It's no secret that Schwarzenegger's been out of the acting game for a while. He's made a few passable entries since his return like "The Last Stand" and "The Expendables 2." Those were merely passable at best. The former didn't quite have the over-the-top violence that action movie lovers like myself crave. So now Arnie's back with "Sabotage," which in the trailers is advertised as an over-the-top Expendables-style flick in which Sam Worthington looks like the lead singer from Five Finger Death Punch and Joe Manganiello looks like ... I don't really know, but he has cornrows. But in reality, the movie's not quite like the trailer, and that's a good thing.
"Sabotage" is an adaptation of the classic Agatha Christie story "And then there were none." It is a story that hasn't really received a proper screen treatment in my opinion, at least until now. Because of this, "Sabotage" is more of a mystery/thriller than a balls out action movie like "Expendables." But that doesn't mean there's no action in it.
The film starts out with Arnie's character watching a snuff film of his wife getting tortured to death by a drug cartel. It then cuts to "8 months later." Some people who saw the trailer might thing WTF since it makes us believe that Arnie's family got kidnapped halfway through. Nope. That little opening, which like the rest of the movie pushes the envelope of good taste in movie violence, sets up the plot perfectly. So then cut to the present, and Arnie's leading a team of elite DEA agents in a safehouse bust. It becomes clear the minute we see them that these guys have more in common with, say, bikers or military spec ops because of the way they dress and act. The point is, these aren't your average pole-up-their-ass Feds. These guys are hardcore badasses and conduct themselves as such.
So during the bust, they find a big pile of money, not unlike the one belonging to Walter White in "Breaking Bad," and decide to steal $10 million (of cartel money) for themselves and split it up. They bury it in a sewage pipe to retrieve it another day, of course until, surprise, it's all gone because someone stole it. Then the killing begins, and these badasses start getting picked off one by one.
The most noteworthy thing that sets "Sabotage" apart from its competitors is the violence. Ho-LEE SHIEETT. While again, this isn't quite the testosterone-fueled ride the trailers seemed to suggest, the ways in which people die here are staggeringly brutal, and I'm a guy who's seen a lot of action movies. They're also actually pretty plausible, especially the guy dying early on after his RV gets hit my a train (spoiler: it's really, really messy). There's also plenty of up-close shots of people getting shot in the head, and again, it all feels very realistic. One of the ones that actually made me go "DAMN" was when a car crashed into one of those wrecker trucks in a manner that the bed basically sliced half the car in half horizontally. This is not a movie you want to take the whole family to see.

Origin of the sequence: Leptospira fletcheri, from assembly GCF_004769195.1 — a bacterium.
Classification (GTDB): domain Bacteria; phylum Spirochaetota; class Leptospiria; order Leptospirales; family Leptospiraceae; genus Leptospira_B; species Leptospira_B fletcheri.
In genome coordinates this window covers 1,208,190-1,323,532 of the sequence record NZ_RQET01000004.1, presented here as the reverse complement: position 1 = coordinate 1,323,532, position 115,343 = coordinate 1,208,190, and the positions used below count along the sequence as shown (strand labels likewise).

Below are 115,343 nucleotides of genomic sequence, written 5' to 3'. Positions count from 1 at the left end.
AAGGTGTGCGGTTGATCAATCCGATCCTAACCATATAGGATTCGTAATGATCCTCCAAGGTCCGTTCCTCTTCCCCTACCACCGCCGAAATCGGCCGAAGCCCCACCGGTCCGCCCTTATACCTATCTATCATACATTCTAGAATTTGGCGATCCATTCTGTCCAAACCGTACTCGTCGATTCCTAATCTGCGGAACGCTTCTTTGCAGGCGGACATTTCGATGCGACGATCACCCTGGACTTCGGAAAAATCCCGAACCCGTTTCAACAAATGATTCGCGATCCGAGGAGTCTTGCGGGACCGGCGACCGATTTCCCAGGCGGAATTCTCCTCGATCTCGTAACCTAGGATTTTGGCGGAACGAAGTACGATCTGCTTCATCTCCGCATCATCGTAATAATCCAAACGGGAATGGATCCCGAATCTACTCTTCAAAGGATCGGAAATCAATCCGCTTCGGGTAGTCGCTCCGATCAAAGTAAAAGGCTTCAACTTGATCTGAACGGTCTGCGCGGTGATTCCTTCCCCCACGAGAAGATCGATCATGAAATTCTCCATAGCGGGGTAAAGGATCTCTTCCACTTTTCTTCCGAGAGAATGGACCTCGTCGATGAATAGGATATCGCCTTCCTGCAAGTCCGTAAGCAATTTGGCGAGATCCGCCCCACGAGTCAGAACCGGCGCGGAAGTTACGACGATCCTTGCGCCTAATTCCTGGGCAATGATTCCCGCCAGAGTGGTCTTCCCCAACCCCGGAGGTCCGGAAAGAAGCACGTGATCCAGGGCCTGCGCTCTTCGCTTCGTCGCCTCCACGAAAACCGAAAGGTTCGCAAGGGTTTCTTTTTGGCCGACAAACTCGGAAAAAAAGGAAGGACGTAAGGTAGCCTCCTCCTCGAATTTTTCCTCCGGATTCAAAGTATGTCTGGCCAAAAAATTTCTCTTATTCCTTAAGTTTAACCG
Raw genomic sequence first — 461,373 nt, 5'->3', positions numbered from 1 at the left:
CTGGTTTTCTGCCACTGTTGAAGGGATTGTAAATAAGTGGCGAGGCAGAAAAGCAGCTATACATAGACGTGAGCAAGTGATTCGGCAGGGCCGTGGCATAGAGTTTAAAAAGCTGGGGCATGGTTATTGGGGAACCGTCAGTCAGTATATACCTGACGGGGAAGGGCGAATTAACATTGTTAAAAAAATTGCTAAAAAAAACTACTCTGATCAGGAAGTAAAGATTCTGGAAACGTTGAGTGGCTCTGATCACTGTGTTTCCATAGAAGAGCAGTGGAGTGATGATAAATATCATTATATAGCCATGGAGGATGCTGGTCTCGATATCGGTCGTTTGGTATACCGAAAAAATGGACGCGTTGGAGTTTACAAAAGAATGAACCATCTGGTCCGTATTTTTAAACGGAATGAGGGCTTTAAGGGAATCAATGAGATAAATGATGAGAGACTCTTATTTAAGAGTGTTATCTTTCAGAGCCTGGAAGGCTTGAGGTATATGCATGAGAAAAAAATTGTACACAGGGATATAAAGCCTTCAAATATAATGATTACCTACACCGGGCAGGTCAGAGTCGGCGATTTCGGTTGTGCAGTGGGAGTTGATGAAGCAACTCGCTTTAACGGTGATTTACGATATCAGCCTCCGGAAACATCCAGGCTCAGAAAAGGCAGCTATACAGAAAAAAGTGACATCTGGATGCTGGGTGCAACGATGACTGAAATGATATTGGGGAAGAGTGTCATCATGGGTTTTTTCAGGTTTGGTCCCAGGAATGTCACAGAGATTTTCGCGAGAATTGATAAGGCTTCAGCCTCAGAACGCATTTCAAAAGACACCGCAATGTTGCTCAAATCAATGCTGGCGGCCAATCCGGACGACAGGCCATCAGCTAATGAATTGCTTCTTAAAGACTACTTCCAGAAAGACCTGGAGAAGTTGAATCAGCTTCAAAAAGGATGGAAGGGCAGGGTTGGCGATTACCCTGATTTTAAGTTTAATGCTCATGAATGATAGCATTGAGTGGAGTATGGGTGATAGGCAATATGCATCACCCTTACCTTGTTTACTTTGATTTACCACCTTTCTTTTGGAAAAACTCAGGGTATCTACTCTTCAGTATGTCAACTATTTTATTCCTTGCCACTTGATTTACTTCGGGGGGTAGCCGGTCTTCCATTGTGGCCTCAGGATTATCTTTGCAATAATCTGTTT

Where "Sabotage" really shines is the plot. For an Arnold Schwarzenegger movie, it's actually somewhat smart. Up until the very last act, we're led to believe that a group of cartel assassins is picking the DEA team off one by one because some cartel boss got pissed that $10 million, a pretty small amount for cartel standards, got stolen. Now anyone who's read "And then there were none" probably could have seen this coming a mile away, but it's really someone on the team behind it all. And said perpetrator somehow managed to make everyone think it was the cartel assassins. It's all pretty clever, watch the movie.
The acting isn't that special. Arnie's the same as in all his movies. Sam Worthington's not bad, it's just quite like him to look more like a heavy metal frontman. Joe Manganiello does decent as the squad's "big guy," and this is certainly a little different fare for Terrence Howard, who again handles it well. Back to Joe Manganiello, I still can't take seriously a guy who played a character named "Big Dick Richie" in "Magic Mike." The real standout is Mireille Enos, who is absolutely convincing as a federal agent who's not really all there if you get what I mean. She's sexy as hell and absolutely nuts, which I guess is a good fit for an undercover agent. Olivia Williams does ok as the uptight homicide detective I'm sure everyone's seen a hundred times.
To wrap it all up, "Sabotage" is definitely not what the trailers said it would be. That's a good thing. Sometimes trailers inadvertently show the whole movie, so it's good when the actual product is a little different. Like most thrillers, this one may have you on the edge of your seat through most of the film, but that really really gets amplified in the final act. The violence is some of the most brutal I've yet seen in any action movie, and that makes this not at all a family experience.
7.75 out of 10 for being somewhat different than the competitors.